Once mainly used in heavily quantified realms like science and business, “data is moving into areas that matter in social ways,” Bhargava says. “We have data being used in governance for small cities. We have data being used in libraries, nonprofits, newsrooms. These are all places that have different goals than the sciences or business, so we need to rethink who gets access to it, and how.”
A big part of the rethinking, he argues, should be in the delivery. “Usually data is presented with a person in the front of the room with a projector behind them. Research shows that when audiences see that, they’re less likely to ask questions. But in a community setting, you want questions.”
For performer Zeke D’Ascoli, who has acted in several campus productions and graduated in May from the Khoury College of Computer Sciences, the workshop was a rare opportunity to put the entirety of his multifaceted Northeastern education to use.
“We went through this pretty interesting procedure of trying to un-data the data points, and make them more human, as opposed to presenting it as numbers,” he says. “It showed me that there is a future direction where I can combine my background in computer science and data analysis and human-centered interaction with acting and make something meaningful.”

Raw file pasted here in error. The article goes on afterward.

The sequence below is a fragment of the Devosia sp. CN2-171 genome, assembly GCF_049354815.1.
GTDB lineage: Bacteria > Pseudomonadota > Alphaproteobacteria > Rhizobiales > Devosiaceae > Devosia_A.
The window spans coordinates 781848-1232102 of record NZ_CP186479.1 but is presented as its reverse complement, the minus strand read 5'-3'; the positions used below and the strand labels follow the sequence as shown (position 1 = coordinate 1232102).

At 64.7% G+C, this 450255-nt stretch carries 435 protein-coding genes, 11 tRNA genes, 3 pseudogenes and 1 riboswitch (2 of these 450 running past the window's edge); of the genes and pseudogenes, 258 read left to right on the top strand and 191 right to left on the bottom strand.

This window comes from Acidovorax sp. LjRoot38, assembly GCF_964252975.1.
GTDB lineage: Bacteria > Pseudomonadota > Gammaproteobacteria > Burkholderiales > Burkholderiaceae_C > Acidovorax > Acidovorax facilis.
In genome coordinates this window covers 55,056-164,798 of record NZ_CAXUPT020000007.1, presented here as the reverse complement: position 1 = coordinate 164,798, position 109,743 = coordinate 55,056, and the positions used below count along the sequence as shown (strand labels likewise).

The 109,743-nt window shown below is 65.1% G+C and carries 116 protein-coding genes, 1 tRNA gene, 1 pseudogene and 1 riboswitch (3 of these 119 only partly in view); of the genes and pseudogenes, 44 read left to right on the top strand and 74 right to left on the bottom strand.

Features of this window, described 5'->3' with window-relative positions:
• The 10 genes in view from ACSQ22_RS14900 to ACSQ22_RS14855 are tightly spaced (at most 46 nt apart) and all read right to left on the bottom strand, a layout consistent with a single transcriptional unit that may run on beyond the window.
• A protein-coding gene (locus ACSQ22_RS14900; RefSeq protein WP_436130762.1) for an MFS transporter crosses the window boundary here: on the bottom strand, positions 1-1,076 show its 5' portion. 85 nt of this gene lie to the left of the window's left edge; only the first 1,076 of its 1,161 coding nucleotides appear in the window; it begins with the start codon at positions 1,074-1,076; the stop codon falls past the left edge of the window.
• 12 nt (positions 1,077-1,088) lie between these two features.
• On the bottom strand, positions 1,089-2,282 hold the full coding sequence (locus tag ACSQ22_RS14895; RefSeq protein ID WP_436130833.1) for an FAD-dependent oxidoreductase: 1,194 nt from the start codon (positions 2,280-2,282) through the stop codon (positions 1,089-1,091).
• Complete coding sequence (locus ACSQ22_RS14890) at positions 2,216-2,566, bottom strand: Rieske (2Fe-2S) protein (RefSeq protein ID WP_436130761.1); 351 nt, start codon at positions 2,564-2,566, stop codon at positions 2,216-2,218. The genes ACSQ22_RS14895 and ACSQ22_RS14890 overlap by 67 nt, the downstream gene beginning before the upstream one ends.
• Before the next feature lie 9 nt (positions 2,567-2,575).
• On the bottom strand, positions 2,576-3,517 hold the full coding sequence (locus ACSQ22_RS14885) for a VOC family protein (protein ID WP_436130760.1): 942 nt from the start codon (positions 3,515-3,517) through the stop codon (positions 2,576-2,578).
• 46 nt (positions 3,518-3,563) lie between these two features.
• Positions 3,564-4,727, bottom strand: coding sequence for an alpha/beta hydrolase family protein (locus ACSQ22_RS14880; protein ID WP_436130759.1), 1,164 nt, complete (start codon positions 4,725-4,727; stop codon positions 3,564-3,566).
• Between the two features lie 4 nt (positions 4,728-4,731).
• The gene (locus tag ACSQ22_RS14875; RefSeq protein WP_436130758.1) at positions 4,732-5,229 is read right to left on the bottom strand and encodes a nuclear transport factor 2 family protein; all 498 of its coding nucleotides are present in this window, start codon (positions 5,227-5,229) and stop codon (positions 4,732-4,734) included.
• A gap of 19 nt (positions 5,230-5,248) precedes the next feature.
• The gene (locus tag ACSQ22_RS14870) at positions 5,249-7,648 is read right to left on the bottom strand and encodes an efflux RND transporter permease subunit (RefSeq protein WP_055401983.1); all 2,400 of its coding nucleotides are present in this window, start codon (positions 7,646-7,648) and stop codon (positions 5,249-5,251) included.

Working as the Data Theatre Project, the Northeastern collective explores ways to combine quantitative data and storytelling from a wide range of academic and artistic backgrounds. Bhargava, an assistant professor of journalism and design at Northeastern’s College of Art, Media and Design, studies data delivery through visual art: one of his projects, 1,659, is a sculptural representation of Massachusetts food stamp applications, made out of spoons. Snyder-Young has a background in dramaturgy and participatory theater, or performances that typically involve audience interaction. Jonathan Carr is a director who recruited the student performers from one of his acting classes in the theater department.
At Northeastern, “We’re really uniquely set up with the infrastructure to do this kind of work,” says Snyder-Young. She says that’s because the university encourages faculty and researchers to collaborate across academic disciplines—even when they don’t seem to go together. “My field [theater] is super-skeptical of quantification because it strips out human context: the emotions, the relationships. But at Northeastern, the work is going to have a heavy data literacy inflection.”
For that, Moira Zellner, a public policy professor and data scientist, put the group in touch with Abby Jamiel and Amrita Sawhney from LivableStreets.